To solve organizational problems, the managers should refer to the type of research that is useful for them, investigates different disciplines and focuses on a large scope of ideas. Action research occurs to be the best variant in this perspective. It allows checking if the theory works in practice. In this way, both practical and scientific approaches are considered, which enhances the knowledge about the problem situation. Barton, Stephens, and Haslett (2009) underline that action research treats the system in its environment, including social variables, which is considered to be critical according to Stacey (2011) and McDaniel (2007). It tends not only to investigate the issue that is discussed by both managers and scientists but also to influence the problem situation. As a result, the credibility of action research and its practical effectiveness cannot be denied. It addresses the concern to the framework of ideas and methodology, making them interconnected and leading to more knowledge.

The systems approach occurs to be tightly connected with the action research. The research turns methodology into an area of concern that can also be successfully investigated with the help of a systems approach. Jackson (2010) stated that there is a link between “systems methodologies and the translation of social theory into a practical form of intervention” (p. 18). So action research increases the knowledge of managers by helping them to find the solutions to the main issues. The systems approach can also be seen as a learning system, as it provides an opportunity to define new aspects of these problems. In this way, it is possible to define the boundaries of the issue and intervention, which includes action research.

Stacey (2011) mentions that a group of people who work in the organization can be seen as an open system, “in which individuals are also open systems”, and this opinion is supported by McDaniel (2007). They are hard to define because they alter constantly. The only way to learn about them is to refer to the action research. With its help, Barton et al. (2009) stated that “any philosophical system is inadequate if not grounded in the level of the full richness of lived experience” (476). They underline that almost every management activity can be analyzed with the help of this research, as it diagnoses the issues. The researchers also support each other claiming that the open system learns from the environment and is influenced by it. In this way, the previously mentioned idea that the elements of the system are affected by the landscape and each other can be proved. It also presupposes that the system has a dynamic property, which leads to the occurrence of dynamic issues and can be addressed by action research. In this way, this research increases the knowledge about the issue (advantageous for science) and provides strategies to deal with them (advantageous for practice).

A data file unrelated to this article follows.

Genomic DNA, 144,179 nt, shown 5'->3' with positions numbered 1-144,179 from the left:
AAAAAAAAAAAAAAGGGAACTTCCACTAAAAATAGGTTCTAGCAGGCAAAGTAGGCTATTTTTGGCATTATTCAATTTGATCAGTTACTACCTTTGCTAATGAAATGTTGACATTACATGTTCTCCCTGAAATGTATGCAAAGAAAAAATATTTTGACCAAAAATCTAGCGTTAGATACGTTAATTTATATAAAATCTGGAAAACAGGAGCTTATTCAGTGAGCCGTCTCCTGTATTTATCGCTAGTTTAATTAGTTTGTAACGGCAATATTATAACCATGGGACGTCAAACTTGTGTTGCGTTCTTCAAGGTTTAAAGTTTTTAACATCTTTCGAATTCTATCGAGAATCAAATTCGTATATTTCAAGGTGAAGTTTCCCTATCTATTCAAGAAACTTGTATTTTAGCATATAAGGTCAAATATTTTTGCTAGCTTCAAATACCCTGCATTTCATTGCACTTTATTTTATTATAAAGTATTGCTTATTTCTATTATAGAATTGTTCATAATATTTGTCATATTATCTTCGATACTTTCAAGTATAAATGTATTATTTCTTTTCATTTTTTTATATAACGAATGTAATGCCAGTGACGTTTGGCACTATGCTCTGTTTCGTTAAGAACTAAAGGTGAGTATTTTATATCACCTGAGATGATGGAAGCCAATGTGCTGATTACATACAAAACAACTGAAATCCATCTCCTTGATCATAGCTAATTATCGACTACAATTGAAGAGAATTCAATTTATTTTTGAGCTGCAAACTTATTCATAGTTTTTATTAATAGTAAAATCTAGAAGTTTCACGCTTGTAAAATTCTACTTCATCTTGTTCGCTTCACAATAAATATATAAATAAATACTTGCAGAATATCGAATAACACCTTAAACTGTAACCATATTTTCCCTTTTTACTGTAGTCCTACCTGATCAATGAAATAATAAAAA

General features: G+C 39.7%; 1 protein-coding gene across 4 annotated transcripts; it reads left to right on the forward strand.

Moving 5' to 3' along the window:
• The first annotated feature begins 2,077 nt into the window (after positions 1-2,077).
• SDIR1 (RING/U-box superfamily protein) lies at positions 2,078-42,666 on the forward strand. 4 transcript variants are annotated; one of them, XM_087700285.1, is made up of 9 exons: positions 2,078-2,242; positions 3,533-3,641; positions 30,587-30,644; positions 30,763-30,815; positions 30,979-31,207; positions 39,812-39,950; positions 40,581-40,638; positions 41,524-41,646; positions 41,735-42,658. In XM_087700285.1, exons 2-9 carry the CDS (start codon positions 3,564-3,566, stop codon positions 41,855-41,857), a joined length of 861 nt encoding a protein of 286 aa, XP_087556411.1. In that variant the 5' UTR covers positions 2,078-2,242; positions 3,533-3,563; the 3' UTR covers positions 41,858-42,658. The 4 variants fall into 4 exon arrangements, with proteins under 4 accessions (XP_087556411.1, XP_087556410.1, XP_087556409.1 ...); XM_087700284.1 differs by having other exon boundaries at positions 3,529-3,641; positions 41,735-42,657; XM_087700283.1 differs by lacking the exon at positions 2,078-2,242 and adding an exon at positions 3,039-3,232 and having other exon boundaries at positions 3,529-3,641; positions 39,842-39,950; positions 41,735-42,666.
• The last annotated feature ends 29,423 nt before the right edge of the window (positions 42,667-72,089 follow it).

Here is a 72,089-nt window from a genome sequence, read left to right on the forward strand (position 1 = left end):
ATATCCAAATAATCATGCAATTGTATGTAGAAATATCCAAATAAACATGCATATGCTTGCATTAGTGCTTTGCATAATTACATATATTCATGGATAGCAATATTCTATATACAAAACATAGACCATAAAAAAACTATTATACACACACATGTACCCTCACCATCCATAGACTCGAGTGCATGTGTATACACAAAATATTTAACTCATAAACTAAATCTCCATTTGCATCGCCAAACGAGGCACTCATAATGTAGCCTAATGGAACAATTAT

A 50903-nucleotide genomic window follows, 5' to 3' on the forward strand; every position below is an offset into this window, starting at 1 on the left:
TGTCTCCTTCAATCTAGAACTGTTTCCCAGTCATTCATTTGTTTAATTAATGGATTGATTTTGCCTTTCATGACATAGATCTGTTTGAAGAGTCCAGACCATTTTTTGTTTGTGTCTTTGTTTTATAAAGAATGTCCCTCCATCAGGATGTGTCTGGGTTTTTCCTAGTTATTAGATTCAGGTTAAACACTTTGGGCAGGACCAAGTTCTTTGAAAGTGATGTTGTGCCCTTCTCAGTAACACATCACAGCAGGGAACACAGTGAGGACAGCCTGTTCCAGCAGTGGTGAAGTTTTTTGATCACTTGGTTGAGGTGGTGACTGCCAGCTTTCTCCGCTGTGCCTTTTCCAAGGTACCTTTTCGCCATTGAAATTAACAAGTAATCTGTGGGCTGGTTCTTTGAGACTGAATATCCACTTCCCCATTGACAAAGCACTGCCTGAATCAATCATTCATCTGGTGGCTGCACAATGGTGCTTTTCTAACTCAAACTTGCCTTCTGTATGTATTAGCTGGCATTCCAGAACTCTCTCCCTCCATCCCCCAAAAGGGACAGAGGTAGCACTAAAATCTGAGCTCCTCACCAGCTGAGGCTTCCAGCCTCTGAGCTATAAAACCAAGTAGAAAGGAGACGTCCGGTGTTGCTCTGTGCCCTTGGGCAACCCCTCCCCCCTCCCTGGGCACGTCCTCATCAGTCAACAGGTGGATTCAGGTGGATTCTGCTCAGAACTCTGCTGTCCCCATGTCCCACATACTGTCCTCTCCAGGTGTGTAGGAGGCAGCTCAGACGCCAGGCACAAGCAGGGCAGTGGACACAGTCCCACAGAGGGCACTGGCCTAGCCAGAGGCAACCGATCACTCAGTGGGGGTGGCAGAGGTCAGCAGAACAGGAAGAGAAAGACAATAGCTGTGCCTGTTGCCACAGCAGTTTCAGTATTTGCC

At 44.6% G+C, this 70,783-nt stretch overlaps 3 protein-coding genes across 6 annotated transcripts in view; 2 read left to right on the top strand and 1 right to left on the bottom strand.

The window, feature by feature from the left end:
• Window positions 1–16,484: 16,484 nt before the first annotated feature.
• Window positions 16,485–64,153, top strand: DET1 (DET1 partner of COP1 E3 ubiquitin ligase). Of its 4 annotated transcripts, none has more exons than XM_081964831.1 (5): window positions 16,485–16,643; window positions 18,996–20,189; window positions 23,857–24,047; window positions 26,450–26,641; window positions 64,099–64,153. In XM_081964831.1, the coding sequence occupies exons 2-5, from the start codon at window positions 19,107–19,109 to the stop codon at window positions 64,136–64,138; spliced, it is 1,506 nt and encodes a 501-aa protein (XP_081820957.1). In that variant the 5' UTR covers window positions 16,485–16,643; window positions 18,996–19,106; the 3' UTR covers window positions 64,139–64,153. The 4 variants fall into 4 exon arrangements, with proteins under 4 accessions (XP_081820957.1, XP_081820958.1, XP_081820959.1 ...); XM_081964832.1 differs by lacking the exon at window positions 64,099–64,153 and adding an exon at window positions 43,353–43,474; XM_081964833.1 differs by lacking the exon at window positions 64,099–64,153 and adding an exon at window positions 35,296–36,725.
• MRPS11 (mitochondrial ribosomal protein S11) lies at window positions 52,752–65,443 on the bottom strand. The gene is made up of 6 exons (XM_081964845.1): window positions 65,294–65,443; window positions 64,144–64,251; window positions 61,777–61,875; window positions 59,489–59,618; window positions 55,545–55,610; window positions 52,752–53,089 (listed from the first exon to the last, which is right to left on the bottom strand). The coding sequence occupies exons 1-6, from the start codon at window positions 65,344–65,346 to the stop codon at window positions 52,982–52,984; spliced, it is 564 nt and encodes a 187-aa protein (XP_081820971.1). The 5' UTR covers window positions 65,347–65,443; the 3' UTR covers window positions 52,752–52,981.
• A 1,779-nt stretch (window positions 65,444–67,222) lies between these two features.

In the dynamic and complex environment, organizations face a range of problems that can be identified when considering an organization from the perspective of the systems approach. Action research, in its turn, helps to deepen into the issues and find the best solutions. Used as one of the main sources, Stacey (2011) reviled the necessity of systems thinking and cognition and discussed how managers can benefit by connecting systems and strategy when solving problems. Barton et al. (2009) concentrated more on action research and its relation to open systems.


Barton, J., Stephens, J. & Haslett, T. (2009). Action research: Its foundations in open systems thinking and relationship to the scientific method. Systemic Practice and Action Research, 22(6), 475-488.

Fawcett, S., Waller, M., & Fawcett, A. (2010). Elaborating a dynamic systems theory to understand collaborative inventory successes and failures. International Journal of Logistics Management, 21(3), 510-537.

Jackson, M. (2000). Systems approaches to management. New York, NY: Kluwer Academic.

McDaniel, R. (2007). Management strategies for complex adaptive systems: Sensemaking, learning, and improvisation. Performance Improvement Quarterly, 20(2), 21-41.

Stacey, R. (2011). Strategic management and organizational dynamics: the challenge of complexity. Harlow, United Kingdom: Pearson.